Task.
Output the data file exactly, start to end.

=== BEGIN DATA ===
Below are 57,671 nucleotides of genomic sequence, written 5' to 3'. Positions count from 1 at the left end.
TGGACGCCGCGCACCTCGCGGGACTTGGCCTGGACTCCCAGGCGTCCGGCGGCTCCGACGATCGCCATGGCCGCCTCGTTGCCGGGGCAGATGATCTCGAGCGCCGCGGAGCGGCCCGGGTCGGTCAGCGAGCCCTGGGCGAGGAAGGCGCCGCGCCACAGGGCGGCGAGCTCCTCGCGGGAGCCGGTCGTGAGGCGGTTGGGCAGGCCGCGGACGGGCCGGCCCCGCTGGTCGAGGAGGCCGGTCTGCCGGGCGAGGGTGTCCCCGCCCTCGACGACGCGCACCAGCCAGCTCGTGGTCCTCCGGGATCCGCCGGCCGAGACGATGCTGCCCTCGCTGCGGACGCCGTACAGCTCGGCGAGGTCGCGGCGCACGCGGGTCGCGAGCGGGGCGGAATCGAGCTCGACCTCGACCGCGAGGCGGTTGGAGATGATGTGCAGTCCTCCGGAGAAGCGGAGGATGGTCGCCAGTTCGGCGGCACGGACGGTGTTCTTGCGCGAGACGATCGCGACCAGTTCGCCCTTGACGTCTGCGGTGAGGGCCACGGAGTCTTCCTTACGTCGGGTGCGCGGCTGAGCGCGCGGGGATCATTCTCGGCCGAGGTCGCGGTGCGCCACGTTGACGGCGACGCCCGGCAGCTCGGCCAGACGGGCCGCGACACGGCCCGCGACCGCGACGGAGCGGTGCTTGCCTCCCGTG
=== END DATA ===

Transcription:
Below are 57,671 nucleotides of genomic sequence, written 5' to 3'. Positions count from 1 at the left end.
TGGACGCCGCGCACCTCGCGGGACTTGGCCTGGACTCCCAGGCGTCCGGCGGCTCCGACGATCGCCATGGCCGCCTCGTTGCCGGGGCAGATGATCTCGAGCGCCGCGGAGCGGCCCGGGTCGGTCAGCGAGCCCTGGGCGAGGAAGGCGCCGCGCCACAGGGCGGCGAGCTCCTCGCGGGAGCCGGTCGTGAGGCGGTTGGGCAGGCCGCGGACGGGCCGGCCCCGCTGGTCGAGGAGGCCGGTCTGCCGGGCGAGGGTGTCCCCGCCCTCGACGACGCGCACCAGCCAGCTCGTGGTCCTCCGGGATCCGCCGGCCGAGACGATGCTGCCCTCGCTGCGGACGCCGTACAGCTCGGCGAGGTCGCGGCGCACGCGGGTCGCGAGCGGGGCGGAATCGAGCTCGACCTCGACCGCGAGGCGGTTGGAGATGATGTGCAGTCCTCCGGAGAAGCGGAGGATGGTCGCCAGTTCGGCGGCACGGACGGTGTTCTTGCGCGAGACGATCGCGACCAGTTCGCCCTTGACGTCTGCGGTGAGGGCCACGGAGTCTTCCTTACGTCGGGTGCGCGGCTGAGCGCGCGGGGATCATTCTCGGCCGAGGTCGCGGTGCGCCACGTTGACGGCGACGCCCGGCAGCTCGGCCAGACGGGCCGCGACACGGCCCGCGACCGCGACGGAGCGGTGCTTGCCTCCCGTG